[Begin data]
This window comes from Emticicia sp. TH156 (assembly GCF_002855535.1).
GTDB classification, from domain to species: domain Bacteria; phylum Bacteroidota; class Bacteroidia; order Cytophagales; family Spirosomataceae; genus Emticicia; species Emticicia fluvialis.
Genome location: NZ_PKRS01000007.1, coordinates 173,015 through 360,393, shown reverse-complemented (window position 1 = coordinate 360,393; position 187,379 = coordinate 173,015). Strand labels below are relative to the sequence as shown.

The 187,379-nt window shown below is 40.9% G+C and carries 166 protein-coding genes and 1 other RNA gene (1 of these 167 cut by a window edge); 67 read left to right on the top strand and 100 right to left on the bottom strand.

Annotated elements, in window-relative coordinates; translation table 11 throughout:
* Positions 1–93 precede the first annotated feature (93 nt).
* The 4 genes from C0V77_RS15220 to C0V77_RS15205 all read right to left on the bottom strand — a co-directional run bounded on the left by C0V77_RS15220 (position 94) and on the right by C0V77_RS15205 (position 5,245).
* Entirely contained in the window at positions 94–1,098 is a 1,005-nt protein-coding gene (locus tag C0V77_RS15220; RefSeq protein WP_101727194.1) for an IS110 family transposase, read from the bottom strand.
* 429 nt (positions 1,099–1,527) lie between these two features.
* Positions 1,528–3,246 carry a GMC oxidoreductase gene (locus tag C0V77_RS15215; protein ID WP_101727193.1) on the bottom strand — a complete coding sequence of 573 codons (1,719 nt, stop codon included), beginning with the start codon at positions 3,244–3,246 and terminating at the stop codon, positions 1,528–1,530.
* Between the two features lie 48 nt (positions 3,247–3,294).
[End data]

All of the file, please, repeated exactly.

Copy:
This window comes from Emticicia sp. TH156 (assembly GCF_002855535.1).
GTDB classification, from domain to species: domain Bacteria; phylum Bacteroidota; class Bacteroidia; order Cytophagales; family Spirosomataceae; genus Emticicia; species Emticicia fluvialis.
Genome location: NZ_PKRS01000007.1, coordinates 173,015 through 360,393, shown reverse-complemented (window position 1 = coordinate 360,393; position 187,379 = coordinate 173,015). Strand labels below are relative to the sequence as shown.

The 187,379-nt window shown below is 40.9% G+C and carries 166 protein-coding genes and 1 other RNA gene (1 of these 167 cut by a window edge); 67 read left to right on the top strand and 100 right to left on the bottom strand.

Annotated elements, in window-relative coordinates; translation table 11 throughout:
* Positions 1–93 precede the first annotated feature (93 nt).
* The 4 genes from C0V77_RS15220 to C0V77_RS15205 all read right to left on the bottom strand — a co-directional run bounded on the left by C0V77_RS15220 (position 94) and on the right by C0V77_RS15205 (position 5,245).
* Entirely contained in the window at positions 94–1,098 is a 1,005-nt protein-coding gene (locus tag C0V77_RS15220; RefSeq protein WP_101727194.1) for an IS110 family transposase, read from the bottom strand.
* 429 nt (positions 1,099–1,527) lie between these two features.
* Positions 1,528–3,246 carry a GMC oxidoreductase gene (locus tag C0V77_RS15215; protein ID WP_101727193.1) on the bottom strand — a complete coding sequence of 573 codons (1,719 nt, stop codon included), beginning with the start codon at positions 3,244–3,246 and terminating at the stop codon, positions 1,528–1,530.
* Between the two features lie 48 nt (positions 3,247–3,294).